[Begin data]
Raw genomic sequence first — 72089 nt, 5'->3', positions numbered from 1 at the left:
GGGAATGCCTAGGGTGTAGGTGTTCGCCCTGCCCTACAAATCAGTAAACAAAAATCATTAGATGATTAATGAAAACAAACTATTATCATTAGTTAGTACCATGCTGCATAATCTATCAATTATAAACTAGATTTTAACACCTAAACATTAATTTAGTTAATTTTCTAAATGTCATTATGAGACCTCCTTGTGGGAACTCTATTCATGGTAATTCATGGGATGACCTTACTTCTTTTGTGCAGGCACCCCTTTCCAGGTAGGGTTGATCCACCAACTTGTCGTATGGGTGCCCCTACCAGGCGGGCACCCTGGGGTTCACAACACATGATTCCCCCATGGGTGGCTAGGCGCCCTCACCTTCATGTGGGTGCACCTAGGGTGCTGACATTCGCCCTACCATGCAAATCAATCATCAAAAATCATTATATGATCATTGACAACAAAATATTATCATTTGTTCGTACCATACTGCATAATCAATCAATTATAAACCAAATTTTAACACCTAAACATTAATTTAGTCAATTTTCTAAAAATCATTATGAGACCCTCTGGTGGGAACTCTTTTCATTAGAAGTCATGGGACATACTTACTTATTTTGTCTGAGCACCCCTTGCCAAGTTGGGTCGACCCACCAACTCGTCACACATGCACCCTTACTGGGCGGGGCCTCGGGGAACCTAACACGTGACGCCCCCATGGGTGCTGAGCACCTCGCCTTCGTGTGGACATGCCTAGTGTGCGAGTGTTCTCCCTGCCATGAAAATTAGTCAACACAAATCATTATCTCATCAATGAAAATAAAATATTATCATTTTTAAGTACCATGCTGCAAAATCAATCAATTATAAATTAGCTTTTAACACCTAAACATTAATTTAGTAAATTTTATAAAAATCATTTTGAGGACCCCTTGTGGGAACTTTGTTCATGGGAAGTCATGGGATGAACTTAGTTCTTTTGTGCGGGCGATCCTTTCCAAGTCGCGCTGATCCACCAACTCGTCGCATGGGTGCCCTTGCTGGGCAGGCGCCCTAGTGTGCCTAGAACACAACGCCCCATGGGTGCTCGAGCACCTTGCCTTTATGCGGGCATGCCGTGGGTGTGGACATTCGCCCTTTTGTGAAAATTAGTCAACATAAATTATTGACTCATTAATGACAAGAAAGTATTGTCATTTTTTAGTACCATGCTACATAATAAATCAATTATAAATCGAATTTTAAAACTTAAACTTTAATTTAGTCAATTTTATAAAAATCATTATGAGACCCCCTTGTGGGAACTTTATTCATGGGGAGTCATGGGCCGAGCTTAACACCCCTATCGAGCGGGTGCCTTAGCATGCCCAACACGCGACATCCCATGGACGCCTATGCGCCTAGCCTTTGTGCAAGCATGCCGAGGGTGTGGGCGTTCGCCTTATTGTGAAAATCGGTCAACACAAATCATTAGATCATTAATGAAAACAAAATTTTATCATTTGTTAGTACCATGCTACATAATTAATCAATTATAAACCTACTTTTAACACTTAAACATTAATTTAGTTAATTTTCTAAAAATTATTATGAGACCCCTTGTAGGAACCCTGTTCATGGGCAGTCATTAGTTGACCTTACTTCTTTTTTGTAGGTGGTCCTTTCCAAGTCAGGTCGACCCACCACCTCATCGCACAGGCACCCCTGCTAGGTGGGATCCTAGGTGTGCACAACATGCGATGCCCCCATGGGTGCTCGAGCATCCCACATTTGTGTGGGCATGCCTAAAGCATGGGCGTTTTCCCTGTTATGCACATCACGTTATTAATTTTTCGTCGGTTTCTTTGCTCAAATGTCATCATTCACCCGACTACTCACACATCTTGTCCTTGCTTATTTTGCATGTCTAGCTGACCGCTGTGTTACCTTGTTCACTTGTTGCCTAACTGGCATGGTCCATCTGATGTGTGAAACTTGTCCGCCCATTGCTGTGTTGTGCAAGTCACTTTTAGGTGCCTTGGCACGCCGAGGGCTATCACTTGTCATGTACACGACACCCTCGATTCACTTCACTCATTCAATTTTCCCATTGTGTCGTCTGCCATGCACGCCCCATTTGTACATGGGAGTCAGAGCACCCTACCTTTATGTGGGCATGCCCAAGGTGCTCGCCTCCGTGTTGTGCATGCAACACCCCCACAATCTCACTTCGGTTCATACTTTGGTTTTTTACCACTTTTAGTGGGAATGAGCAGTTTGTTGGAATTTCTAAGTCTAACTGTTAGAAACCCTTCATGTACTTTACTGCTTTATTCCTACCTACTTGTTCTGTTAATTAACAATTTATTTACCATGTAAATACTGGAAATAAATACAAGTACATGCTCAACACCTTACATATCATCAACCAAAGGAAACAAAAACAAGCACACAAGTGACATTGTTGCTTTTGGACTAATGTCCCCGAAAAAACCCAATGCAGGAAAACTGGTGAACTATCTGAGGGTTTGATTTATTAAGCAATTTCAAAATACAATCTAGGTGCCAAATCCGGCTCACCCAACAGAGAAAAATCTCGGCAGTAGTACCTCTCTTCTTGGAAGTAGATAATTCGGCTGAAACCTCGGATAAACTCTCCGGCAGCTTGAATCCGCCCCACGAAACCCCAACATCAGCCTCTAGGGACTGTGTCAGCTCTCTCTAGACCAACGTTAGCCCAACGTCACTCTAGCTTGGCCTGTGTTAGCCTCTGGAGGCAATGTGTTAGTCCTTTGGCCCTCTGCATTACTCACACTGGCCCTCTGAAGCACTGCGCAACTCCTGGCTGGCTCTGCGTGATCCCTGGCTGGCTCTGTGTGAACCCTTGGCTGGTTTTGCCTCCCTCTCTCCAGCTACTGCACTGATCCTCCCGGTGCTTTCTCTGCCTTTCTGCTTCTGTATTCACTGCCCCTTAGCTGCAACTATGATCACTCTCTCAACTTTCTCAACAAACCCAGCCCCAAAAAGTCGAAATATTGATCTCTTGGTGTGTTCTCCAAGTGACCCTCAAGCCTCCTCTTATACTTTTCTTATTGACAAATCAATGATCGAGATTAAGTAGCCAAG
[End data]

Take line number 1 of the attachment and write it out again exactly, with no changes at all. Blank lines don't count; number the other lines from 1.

Raw genomic sequence first — 72089 nt, 5'->3', positions numbered from 1 at the left: